There is presumed to be significant overlap in the characteristics of patients treated across the three post-acute care settings, as well as overlap in the types and intensity of services provided. In its June 1996 report to Congress, ProPAC reported that distinctions among the services provided in post-acute care settings and the patients served by these providers had blurred.10 ProPAC attributed the increasing similarity in post-acute care services to Medicare payment and coverage policies and changes in technology. As previously mentioned, up until the late 1990s, Medicare paid for post-acute care services using cost-based reimbursement methodologies. Coupled with emerging technologies, such payment policies allowed new services to be delivered in post-acute settings. For example, cost-based payment policies permitted payment of high cost intravenous therapy in the home by HHAs. Further, the essentially unlimited reimbursement for therapies and drugs in SNFs permitted these facilities to deliver a more intense level of care than historically was found in hospitals, including rehabilitation hospitals.
Whether or not there was or continues to be similarities in patients and services across post-acute settings requires further study. Analyses of the characteristics of patients treated across post-acute care settings have typically compared post-acute care use and length of stay by preceding hospital DRG and length of stay. In its 1996 report, ProPAC found that there was significant overlap in the hospital-assigned DRG across [post-acute care] settings.11 However, in this same report, ProPAC concluded that more information is needed that would allow meaningful comparisons of the diagnoses, severity, and functional limitations of beneficiaries in all of these settings.12 At its December 2000 meeting, MedPAC (the Medicare Payment Advisory Commission which replaced ProPAC) members questioned what is actually known about the overlap in patients and services across post-acute care.13 Commission members raised questions about the comparability across post-acute care settings of patients severity of illness (i.e., which is in part a function of the length of preceding hospital stay) and functional status, and questioned how other non-clinical factors such as facility ownership, family support, and patient preferences may affect post-acute care use. In addition, Commission members questioned the comparability of services across post-acute care settings. Specifically, they noted that while similar services may be provided across post-acute care settings, the mix and intensity of those services may differ. In an ASPE sponsored study, Liu et al. found that providers, consumer groups, and others reported that following implementation of the SNF PPS, the similarity (i.e., overlap) in patients treated in and services provided by SNFs and rehabilitation facilities had diminished.14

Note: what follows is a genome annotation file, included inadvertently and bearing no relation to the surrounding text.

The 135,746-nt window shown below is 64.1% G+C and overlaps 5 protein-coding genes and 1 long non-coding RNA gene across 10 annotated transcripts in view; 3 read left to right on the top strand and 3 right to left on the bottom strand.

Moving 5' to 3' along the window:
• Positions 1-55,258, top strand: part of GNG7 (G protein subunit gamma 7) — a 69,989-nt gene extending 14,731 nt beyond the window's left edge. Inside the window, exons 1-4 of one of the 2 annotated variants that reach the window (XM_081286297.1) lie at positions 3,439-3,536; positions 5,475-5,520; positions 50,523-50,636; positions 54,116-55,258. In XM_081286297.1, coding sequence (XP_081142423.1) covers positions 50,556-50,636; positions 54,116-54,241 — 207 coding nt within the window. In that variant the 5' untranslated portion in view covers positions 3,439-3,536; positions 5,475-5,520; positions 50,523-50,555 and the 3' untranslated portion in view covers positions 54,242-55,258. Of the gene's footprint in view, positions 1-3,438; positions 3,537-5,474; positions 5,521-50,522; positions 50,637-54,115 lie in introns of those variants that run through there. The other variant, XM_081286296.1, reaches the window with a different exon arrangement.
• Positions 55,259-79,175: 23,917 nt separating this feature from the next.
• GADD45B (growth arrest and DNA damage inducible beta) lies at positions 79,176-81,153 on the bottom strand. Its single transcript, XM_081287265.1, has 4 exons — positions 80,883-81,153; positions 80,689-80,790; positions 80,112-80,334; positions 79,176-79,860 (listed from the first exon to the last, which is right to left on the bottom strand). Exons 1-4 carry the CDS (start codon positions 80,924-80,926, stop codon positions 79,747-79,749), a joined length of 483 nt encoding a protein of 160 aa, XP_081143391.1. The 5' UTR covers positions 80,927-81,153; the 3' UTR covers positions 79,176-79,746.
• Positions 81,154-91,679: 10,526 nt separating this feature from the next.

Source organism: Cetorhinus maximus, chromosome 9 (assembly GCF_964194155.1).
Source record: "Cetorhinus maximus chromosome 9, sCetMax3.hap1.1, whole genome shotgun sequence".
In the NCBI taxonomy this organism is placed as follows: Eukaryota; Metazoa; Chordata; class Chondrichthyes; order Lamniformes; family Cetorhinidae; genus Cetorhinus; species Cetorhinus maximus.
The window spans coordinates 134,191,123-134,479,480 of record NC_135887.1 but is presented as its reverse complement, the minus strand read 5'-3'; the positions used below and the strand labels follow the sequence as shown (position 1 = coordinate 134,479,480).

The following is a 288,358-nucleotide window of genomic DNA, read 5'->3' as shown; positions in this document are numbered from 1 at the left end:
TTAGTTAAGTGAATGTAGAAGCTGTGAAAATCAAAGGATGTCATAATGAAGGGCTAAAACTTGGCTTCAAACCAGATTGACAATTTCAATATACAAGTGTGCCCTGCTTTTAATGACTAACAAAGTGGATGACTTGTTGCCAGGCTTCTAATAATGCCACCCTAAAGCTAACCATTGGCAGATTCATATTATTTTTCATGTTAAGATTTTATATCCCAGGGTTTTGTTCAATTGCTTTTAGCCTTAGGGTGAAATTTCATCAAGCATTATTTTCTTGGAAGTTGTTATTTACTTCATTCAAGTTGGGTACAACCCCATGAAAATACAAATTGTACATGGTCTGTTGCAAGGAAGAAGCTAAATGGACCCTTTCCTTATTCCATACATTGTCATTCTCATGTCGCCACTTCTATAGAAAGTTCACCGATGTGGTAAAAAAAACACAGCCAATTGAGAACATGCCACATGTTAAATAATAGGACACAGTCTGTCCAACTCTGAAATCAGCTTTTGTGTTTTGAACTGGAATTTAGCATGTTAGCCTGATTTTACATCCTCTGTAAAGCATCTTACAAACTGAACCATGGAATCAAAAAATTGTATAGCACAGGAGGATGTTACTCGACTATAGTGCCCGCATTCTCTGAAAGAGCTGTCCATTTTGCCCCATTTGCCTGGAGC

There is a need for further research that examines the differences and similarities between patients treated by post-acute care providers and the outcomes of this care under the new payment systems. Such information could be used to support the current payment methodologies across post-acute care settings or could provide the foundation for alternative payment approaches. In addition, such research could help provide information on what should be measured in the post-acute care arena to monitor and assure the quality of care.